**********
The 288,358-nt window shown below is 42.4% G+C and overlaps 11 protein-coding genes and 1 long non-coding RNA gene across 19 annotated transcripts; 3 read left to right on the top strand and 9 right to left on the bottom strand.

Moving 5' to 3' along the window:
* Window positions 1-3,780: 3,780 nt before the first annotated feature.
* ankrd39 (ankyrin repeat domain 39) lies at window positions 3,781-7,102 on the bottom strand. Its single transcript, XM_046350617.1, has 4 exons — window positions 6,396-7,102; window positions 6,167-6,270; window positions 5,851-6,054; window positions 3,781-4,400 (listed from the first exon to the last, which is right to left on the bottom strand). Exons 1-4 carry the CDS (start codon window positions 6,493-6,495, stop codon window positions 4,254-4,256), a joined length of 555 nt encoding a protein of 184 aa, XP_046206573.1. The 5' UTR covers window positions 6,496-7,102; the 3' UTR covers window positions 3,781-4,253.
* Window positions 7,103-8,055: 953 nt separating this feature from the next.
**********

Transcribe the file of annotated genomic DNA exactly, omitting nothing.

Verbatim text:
The 288,358-nt window shown below is 42.4% G+C and overlaps 11 protein-coding genes and 1 long non-coding RNA gene across 19 annotated transcripts; 3 read left to right on the top strand and 9 right to left on the bottom strand.

Moving 5' to 3' along the window:
* Window positions 1-3,780: 3,780 nt before the first annotated feature.
* ankrd39 (ankyrin repeat domain 39) lies at window positions 3,781-7,102 on the bottom strand. Its single transcript, XM_046350617.1, has 4 exons — window positions 6,396-7,102; window positions 6,167-6,270; window positions 5,851-6,054; window positions 3,781-4,400 (listed from the first exon to the last, which is right to left on the bottom strand). Exons 1-4 carry the CDS (start codon window positions 6,493-6,495, stop codon window positions 4,254-4,256), a joined length of 555 nt encoding a protein of 184 aa, XP_046206573.1. The 5' UTR covers window positions 6,496-7,102; the 3' UTR covers window positions 3,781-4,253.
* Window positions 7,103-8,055: 953 nt separating this feature from the next.